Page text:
Latest news: Follow this link to view the project newsletter, which provides highlights of the DRT survey, outlines how socioeconomic factors influence demand for DRT and examines the future market potential..
DRT for DRT: Developing Relevant Tools for Demand Responsive Transport
The EPSRC-funded 'DRT for DRT: Developing Relevant Tools for Demand Responsive Transport' is a three-year research project, awarded to a research team within the Transport Studies Group, School of Civil & Building Engineering, Loughborough University. The project led by Dr Tim Ryley, together with colleagues Dr Marcus Enoch, Dr Mohammed Quddus, Dr Lisa Davison and Dr Chao Wang, is examining the role of Demand Response Transport (DRT) in Great Britain. DRT is a transport option that can be simply conceptualised as a hybrid of a regular bus service and a variably routed taxi.
The rise in private car use in Great Britain has major implications relating to how transport more generally is provided. One problem is that conventional public transport (i.e. bus, light rail and heavy rail) is steadily becoming a less viable travel option for more and more journeys, and consequently there is an urgent need for new alternatives to be developed.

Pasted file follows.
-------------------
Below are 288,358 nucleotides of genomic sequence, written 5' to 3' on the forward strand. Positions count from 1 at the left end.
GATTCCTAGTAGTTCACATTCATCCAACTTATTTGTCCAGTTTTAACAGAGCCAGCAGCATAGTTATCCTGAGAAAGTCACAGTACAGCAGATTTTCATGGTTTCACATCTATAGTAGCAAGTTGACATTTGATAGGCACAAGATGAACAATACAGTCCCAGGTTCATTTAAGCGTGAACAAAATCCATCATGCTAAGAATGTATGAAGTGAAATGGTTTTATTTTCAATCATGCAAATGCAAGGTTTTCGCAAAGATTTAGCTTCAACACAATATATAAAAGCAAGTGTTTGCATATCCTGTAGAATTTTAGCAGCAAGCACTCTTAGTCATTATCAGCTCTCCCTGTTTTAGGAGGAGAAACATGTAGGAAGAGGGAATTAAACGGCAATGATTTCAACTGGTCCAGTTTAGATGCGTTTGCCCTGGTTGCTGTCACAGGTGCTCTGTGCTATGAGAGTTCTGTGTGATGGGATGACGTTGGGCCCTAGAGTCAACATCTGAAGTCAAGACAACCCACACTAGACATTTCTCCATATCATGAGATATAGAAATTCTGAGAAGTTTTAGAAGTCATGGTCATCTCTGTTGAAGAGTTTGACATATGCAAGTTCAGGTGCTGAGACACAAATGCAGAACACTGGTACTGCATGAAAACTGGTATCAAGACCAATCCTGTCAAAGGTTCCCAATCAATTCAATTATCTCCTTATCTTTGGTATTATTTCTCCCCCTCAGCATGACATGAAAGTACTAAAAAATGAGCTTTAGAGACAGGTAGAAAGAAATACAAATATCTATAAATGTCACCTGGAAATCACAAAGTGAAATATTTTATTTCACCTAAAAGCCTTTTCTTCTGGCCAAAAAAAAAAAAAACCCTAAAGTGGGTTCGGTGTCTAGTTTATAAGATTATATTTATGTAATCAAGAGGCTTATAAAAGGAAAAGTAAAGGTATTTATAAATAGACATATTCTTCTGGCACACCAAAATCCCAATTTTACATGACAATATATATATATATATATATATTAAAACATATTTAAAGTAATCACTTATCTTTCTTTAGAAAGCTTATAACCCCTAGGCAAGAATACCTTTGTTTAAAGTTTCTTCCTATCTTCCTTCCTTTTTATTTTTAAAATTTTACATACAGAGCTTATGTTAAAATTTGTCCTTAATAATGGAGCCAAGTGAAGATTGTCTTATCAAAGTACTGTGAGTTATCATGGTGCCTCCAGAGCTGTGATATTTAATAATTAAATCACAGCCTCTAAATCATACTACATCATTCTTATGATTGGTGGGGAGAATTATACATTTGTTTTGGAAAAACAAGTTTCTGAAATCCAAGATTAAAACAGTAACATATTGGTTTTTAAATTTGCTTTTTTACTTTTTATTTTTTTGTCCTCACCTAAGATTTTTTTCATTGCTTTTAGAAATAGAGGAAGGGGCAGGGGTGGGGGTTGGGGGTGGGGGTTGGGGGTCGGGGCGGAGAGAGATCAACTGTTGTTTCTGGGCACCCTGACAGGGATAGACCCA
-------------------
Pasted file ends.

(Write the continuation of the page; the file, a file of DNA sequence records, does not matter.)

Demand Responsive Transport (DRT) is one solution that almost become a mainstream mode during the 1970s and in the late 1990s/early 2000s, and would now appear to be making another attempt to become a viable transport option. This research has determined the existing position of DRT in Great Britain and the potential demand for DRT services (of some type) at a local level. It will be examining the most suitable types of DRT in each of the most promising of these local areas; the potential for DRT in delivering public transport services nationally; and the barriers and possible solutions to the realisation of this potential.